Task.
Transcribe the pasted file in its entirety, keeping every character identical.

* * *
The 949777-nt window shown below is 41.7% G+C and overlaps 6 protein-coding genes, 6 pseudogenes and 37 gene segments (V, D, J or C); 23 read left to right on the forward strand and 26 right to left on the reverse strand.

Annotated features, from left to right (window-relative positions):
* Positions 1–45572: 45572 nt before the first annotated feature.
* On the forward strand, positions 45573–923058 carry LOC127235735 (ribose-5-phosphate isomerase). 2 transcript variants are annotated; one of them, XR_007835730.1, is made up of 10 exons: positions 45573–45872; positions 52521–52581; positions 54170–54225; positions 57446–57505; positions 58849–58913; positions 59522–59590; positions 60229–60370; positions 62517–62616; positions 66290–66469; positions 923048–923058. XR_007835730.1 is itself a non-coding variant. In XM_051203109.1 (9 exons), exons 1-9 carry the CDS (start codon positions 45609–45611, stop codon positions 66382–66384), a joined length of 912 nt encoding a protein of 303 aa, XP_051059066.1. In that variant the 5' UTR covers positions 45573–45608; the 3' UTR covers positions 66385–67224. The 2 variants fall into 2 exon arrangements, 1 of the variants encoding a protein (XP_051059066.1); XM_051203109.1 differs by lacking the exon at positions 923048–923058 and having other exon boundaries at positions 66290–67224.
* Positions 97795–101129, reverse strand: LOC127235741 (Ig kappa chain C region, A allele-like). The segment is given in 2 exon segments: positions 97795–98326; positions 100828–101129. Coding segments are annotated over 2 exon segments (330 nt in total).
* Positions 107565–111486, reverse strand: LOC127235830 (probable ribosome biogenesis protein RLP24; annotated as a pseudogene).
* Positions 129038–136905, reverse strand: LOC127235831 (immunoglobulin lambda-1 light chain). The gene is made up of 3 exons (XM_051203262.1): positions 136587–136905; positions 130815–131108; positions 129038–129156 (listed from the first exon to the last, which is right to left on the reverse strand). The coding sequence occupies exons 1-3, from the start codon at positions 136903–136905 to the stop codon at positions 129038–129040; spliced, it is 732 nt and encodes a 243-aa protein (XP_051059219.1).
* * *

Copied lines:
The 949777-nt window shown below is 41.7% G+C and overlaps 6 protein-coding genes, 6 pseudogenes and 37 gene segments (V, D, J or C); 23 read left to right on the forward strand and 26 right to left on the reverse strand.

Annotated features, from left to right (window-relative positions):
* Positions 1–45572: 45572 nt before the first annotated feature.
* On the forward strand, positions 45573–923058 carry LOC127235735 (ribose-5-phosphate isomerase). 2 transcript variants are annotated; one of them, XR_007835730.1, is made up of 10 exons: positions 45573–45872; positions 52521–52581; positions 54170–54225; positions 57446–57505; positions 58849–58913; positions 59522–59590; positions 60229–60370; positions 62517–62616; positions 66290–66469; positions 923048–923058. XR_007835730.1 is itself a non-coding variant. In XM_051203109.1 (9 exons), exons 1-9 carry the CDS (start codon positions 45609–45611, stop codon positions 66382–66384), a joined length of 912 nt encoding a protein of 303 aa, XP_051059066.1. In that variant the 5' UTR covers positions 45573–45608; the 3' UTR covers positions 66385–67224. The 2 variants fall into 2 exon arrangements, 1 of the variants encoding a protein (XP_051059066.1); XM_051203109.1 differs by lacking the exon at positions 923048–923058 and having other exon boundaries at positions 66290–67224.
* Positions 97795–101129, reverse strand: LOC127235741 (Ig kappa chain C region, A allele-like). The segment is given in 2 exon segments: positions 97795–98326; positions 100828–101129. Coding segments are annotated over 2 exon segments (330 nt in total).
* Positions 107565–111486, reverse strand: LOC127235830 (probable ribosome biogenesis protein RLP24; annotated as a pseudogene).
* Positions 129038–136905, reverse strand: LOC127235831 (immunoglobulin lambda-1 light chain). The gene is made up of 3 exons (XM_051203262.1): positions 136587–136905; positions 130815–131108; positions 129038–129156 (listed from the first exon to the last, which is right to left on the reverse strand). The coding sequence occupies exons 1-3, from the start codon at positions 136903–136905 to the stop codon at positions 129038–129040; spliced, it is 732 nt and encodes a 243-aa protein (XP_051059219.1).